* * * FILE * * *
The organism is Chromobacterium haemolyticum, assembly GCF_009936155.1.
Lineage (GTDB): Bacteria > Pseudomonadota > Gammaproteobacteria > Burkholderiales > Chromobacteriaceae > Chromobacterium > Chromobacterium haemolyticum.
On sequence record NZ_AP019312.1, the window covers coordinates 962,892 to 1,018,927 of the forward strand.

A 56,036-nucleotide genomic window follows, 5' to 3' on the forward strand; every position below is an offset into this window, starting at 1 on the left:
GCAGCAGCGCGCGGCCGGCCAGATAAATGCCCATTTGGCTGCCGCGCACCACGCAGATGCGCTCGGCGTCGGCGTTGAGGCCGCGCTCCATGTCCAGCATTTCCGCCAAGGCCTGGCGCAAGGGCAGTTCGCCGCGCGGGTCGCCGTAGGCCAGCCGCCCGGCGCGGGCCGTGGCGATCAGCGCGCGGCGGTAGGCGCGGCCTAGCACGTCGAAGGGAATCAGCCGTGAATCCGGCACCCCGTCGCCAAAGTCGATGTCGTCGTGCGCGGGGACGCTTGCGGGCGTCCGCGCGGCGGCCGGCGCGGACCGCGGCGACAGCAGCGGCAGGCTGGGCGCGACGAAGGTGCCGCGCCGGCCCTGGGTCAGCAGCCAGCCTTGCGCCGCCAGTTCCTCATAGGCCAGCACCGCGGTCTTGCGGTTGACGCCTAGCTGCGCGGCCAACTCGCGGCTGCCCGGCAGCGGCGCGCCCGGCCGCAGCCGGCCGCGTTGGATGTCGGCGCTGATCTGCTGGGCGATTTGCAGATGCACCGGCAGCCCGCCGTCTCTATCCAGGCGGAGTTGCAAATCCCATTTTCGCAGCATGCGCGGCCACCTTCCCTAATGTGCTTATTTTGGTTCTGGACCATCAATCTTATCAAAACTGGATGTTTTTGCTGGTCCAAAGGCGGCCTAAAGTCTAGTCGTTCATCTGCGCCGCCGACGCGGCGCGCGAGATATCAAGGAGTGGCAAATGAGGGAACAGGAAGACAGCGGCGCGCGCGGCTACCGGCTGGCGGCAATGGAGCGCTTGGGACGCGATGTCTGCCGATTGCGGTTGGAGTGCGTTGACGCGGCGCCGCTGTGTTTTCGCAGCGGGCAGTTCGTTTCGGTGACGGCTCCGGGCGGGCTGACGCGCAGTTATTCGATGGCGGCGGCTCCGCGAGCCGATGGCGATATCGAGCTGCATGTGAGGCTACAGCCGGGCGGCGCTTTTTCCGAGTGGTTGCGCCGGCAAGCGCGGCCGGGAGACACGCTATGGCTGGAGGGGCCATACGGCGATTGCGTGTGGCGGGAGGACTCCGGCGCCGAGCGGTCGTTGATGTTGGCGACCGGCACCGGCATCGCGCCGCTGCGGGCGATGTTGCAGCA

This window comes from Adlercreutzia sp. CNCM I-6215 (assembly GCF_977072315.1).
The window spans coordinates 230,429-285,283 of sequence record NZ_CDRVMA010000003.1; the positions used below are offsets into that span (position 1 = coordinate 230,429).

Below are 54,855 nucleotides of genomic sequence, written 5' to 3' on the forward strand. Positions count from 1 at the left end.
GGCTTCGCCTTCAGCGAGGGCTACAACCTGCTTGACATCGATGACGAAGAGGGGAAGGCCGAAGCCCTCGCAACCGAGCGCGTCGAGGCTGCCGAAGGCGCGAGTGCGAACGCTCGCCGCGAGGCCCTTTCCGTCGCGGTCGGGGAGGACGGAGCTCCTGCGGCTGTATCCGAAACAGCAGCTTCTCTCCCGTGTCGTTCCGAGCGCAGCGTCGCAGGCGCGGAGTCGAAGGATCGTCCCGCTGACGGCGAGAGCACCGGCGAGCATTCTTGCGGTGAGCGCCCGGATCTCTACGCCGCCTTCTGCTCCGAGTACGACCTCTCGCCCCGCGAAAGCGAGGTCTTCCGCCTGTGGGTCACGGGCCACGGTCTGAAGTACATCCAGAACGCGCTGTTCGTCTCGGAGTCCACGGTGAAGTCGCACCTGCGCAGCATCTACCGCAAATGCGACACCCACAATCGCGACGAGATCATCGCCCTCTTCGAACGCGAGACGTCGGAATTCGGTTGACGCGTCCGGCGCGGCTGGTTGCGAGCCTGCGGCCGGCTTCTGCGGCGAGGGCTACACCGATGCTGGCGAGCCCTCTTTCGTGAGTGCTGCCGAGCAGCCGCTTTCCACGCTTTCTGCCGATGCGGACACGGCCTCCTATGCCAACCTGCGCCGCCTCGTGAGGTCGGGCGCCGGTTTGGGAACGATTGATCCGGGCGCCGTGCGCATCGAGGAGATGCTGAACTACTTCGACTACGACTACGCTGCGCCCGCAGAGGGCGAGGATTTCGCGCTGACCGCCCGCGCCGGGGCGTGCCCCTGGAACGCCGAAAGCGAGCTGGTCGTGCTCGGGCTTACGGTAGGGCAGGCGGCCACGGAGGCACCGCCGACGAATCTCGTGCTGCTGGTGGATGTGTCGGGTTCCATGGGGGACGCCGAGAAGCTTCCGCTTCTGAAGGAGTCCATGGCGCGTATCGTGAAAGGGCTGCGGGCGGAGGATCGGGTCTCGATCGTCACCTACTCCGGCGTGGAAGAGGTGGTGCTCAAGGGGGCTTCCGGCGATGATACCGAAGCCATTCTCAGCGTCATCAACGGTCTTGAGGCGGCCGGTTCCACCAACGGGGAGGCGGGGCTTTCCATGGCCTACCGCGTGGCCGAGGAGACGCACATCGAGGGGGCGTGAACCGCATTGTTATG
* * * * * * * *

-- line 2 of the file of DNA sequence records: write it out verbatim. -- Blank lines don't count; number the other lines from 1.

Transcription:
Lineage (GTDB): Bacteria > Pseudomonadota > Gammaproteobacteria > Burkholderiales > Chromobacteriaceae > Chromobacterium > Chromobacterium haemolyticum.